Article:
Thus, there are factual questions pertaining, at least, to Dr. Crawford's instructions concerning follow-up care for the IUD, the understanding as to Dr. Crawford's continued responsibility for supervision for the IUD, the motivating factor for the visits, and the nature of the medical services rendered on those visits. These questions should not be decided on motion but in a trial (see, Richardson v Orentreich, 64 N.Y.2d 896, 898-899; Gudmundson v Axelrod, 57 N.Y.2d 930, 932). As our Court has often pointed out, "`issue-finding, rather than issue-determination, is the key to the [summary judgment] procedure'" (Sillman v Twentieth Century-Fox Film Corp., 3 N.Y.2d 395, 404, quoting Esteve v Abad, 271 App. Div. 725, 727).
Our recent decision in Nykorchuck v Henriques ( 78 N.Y.2d 255), cited by the majority, is plainly distinguishable and demonstrates precisely why summary judgment is not called for here. In Nykorchuck, the original services constituting the alleged malpractice pertained to an examination of a lump in the patient's breast. The Court dismissed the subsequent services claimed to constitute the continuous treatment "related to a separate medical condition, endometriosis" (id., at 259 [emphasis added]). Here, of course, the subsequent services, according to plaintiff, related to the same medical condition — the implanted IUD. Nor does it matter, as the Appellate Division pointed out, that there was a two-year and 10-month gap between the 1981 and 1984 visits. It "cannot be found as a matter of law that an ongoing physician-patient relationship was not contemplated nor that the trust and confidence involved in such relationship no longer existed" ( 160 A.D.2d 447, 449, supra; see, Richardson v Orentreich, 64 N.Y.2d 896, 898-899, supra).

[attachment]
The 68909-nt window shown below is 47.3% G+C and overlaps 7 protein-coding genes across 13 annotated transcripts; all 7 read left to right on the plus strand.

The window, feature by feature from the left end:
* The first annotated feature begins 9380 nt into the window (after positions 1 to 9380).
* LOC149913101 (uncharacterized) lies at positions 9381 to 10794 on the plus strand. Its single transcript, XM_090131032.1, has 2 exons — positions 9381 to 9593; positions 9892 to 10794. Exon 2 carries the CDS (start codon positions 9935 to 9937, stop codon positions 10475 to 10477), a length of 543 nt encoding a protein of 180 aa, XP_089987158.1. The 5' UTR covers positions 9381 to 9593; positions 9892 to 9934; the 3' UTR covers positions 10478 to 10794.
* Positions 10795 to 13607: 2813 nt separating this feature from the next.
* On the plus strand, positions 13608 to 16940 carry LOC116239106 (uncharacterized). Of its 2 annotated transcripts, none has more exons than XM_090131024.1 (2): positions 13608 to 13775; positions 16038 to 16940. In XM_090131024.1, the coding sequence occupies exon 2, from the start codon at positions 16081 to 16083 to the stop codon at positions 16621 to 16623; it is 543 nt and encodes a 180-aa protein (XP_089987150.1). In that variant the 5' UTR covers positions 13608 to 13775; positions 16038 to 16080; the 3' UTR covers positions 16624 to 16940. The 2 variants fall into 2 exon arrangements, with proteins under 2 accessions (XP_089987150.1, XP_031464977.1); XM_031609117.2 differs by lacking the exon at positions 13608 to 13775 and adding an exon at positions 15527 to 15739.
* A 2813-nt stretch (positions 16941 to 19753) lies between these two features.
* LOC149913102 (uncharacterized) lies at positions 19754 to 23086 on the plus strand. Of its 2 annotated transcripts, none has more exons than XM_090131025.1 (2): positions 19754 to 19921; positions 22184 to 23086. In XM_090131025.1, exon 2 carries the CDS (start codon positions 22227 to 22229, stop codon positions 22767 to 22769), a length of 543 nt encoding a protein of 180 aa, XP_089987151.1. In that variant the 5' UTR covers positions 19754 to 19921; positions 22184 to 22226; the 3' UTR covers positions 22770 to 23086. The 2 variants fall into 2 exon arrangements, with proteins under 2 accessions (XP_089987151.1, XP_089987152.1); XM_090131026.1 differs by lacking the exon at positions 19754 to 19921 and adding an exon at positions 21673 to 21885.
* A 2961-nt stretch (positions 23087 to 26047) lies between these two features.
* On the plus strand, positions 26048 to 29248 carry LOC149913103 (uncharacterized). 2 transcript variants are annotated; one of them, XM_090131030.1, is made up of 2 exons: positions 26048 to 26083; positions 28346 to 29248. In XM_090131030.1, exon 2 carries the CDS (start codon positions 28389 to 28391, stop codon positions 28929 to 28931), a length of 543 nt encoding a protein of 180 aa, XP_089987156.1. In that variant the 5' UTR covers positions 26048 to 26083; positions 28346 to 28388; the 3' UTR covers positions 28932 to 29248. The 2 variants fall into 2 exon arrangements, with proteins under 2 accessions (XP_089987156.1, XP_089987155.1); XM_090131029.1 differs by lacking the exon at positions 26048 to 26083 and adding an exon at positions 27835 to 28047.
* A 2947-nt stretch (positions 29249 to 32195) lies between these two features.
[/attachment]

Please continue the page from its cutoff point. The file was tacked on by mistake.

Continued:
The issue is not whether Dr. Crawford is ultimately responsible but simply whether plaintiff should have a chance to prove that he is. In my opinion, depriving plaintiff of this right in the face of the factual questions presented in this record is not consistent with basic summary judgment law or with our decisions pertaining to continuous treatment. I, therefore, dissent.